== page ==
dims <- dim(img)[1:2] # get dimensions for exporting

# change to data frame
img_dat <- img %>% = "c") %>% 
  mutate(hex = rgb(c.1, c.2, c.3), xy = paste(x, y, sep = "_"))

# make up an "algorithm", do it like 100 times
for (i in seq_len(100)) {
  cat("starting", i, "\n")
  # jumble with probability
  p_jumble <- runif(1, .25, .75)
  # figure out which points to jumble
  to_jumble <- as.logical(rbinom(nrow(img_dat), 1, p_jumble))
  # make a jumbled order, brb
  jumbled <- order(runif(sum(to_jumble)))
  # add some error to each color column
  # then turn to hex value
  c_err <- rnorm(3, 0, .1)
  img_dat_edit <- img_dat %>% 
      # need to make between 0 and 1
      c.1 = c.1 + c_err[1], 
      c.1 = ifelse(c.1 > 1, 1, c.1),
      c.1 = ifelse(c.1 < 0, 0, c.1),
      c.2 = c.2 + c_err[2], 
      c.2 = ifelse(c.2 > 1, 1, c.2),
      c.2 = ifelse(c.2 < 0, 0, c.2),
      c.3 = c.3 + c_err[3],
      c.3 = ifelse(c.3 > 1, 1, c.3),
      c.3 = ifelse(c.3 < 0, 0, c.3),
      hex = rgb(c.1, c.2, c.3)
  # then use jumble to jumble the colors
  img_dat_edit$hex[to_jumble] <- img_dat_edit$hex[jumbled]
  # select n random pixels of random size
  n <- round(runif(1, 1000, 1000000))
  size = round(runif(1, 5, 30))
  # plot and save
  p <- plot_point(img_dat_edit, n, shape = "square", size = size)
    paste0("plaza/plaza_iter_", i, ".png"),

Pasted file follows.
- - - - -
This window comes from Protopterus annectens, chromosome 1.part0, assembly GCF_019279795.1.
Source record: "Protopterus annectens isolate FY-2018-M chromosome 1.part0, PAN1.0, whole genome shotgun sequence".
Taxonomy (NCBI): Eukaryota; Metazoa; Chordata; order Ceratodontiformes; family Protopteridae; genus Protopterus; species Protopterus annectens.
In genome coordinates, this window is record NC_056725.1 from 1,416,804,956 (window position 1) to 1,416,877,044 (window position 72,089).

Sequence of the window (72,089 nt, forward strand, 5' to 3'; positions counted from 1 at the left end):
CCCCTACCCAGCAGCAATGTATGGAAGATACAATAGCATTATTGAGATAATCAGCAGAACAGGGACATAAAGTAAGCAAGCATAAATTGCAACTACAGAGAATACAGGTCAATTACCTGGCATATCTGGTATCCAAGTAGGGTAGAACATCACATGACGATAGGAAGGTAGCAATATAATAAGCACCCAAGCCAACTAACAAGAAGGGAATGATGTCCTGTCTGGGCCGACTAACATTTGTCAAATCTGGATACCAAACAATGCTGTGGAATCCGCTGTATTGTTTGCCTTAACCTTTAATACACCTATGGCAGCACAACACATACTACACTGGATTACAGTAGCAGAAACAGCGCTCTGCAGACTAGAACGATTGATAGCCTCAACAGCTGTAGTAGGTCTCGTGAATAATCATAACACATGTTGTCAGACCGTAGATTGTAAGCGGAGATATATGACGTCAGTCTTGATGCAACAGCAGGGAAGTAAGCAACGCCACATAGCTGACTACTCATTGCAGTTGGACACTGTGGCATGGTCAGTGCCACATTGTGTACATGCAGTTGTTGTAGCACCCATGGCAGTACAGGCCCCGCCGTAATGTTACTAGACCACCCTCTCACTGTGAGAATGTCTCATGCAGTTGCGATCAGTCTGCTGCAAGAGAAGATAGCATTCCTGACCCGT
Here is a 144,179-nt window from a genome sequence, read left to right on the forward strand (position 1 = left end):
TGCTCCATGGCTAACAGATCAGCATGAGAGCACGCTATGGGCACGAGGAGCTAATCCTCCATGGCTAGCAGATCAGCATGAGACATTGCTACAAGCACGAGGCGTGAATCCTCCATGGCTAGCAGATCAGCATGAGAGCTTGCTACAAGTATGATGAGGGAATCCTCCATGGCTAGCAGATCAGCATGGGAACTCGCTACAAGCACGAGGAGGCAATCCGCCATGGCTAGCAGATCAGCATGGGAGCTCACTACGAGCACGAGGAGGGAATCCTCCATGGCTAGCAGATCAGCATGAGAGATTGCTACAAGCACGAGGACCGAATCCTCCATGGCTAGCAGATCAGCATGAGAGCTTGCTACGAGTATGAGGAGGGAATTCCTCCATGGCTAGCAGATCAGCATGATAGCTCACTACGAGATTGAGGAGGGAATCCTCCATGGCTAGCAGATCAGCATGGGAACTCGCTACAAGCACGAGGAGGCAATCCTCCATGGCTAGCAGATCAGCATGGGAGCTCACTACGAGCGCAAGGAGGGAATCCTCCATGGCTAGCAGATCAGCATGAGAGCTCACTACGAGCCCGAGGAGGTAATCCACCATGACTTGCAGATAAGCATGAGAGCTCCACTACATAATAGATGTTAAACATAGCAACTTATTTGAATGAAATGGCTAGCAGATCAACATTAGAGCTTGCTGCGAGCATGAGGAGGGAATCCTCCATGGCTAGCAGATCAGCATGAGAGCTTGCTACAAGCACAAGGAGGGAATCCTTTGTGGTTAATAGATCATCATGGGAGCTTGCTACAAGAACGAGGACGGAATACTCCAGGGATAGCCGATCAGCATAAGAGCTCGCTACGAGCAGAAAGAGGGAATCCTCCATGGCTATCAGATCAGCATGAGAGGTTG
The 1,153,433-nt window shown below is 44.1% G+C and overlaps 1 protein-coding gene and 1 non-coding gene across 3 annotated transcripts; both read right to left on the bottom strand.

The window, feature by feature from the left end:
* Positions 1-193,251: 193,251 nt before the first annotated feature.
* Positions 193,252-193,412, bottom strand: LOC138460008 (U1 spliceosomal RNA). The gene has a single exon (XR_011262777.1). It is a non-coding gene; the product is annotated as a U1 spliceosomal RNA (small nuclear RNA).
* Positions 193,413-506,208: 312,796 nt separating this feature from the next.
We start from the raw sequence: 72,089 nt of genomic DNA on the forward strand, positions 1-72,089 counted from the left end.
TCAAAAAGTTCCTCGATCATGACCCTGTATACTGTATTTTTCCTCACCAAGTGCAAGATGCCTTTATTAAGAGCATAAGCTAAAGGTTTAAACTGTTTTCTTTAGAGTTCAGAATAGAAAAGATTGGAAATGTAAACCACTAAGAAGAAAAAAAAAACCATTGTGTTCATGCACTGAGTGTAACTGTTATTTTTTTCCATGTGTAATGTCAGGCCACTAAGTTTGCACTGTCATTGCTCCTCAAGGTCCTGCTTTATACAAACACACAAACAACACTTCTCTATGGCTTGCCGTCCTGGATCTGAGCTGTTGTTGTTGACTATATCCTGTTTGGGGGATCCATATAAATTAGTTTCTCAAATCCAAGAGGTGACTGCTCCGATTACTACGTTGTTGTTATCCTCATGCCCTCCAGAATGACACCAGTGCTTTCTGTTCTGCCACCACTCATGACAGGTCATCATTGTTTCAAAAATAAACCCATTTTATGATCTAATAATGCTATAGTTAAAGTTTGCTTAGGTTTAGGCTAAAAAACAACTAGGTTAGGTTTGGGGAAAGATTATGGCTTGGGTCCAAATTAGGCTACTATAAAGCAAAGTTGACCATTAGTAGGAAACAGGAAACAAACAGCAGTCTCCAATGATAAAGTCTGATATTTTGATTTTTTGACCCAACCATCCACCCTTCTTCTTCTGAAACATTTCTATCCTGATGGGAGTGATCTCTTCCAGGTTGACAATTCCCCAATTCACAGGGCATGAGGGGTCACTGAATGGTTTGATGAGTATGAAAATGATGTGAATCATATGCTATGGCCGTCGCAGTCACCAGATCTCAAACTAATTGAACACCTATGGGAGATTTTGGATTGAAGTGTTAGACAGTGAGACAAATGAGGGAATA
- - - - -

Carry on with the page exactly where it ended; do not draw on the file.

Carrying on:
width = dims[1], 
    height = dims[2], 
    units = "px"

There’s a way to make a .gif using the magick package for R, but it was creating a truly massive file and taking forever, so I used the underlying ImageMagick package in the command line.

convert -resize 15% -delay 10 -loop 0 -dispose previous plaza/*.png plaza.gif
To leave a comment for the author, please follow the link and comment on their blog: Mark H. White II, PhD. offers daily e-mail updates about R news and tutorials about learning R and many other topics. Click here if you're looking to post or find an R/data-science job.
Want to share your content on R-bloggers? click here if you have a blog, or here if you don't.

Never miss an update!
Subscribe to R-bloggers to receive
e-mails with the latest R posts.
(You will not see this message again.)

Click here to close (This popup will not appear again)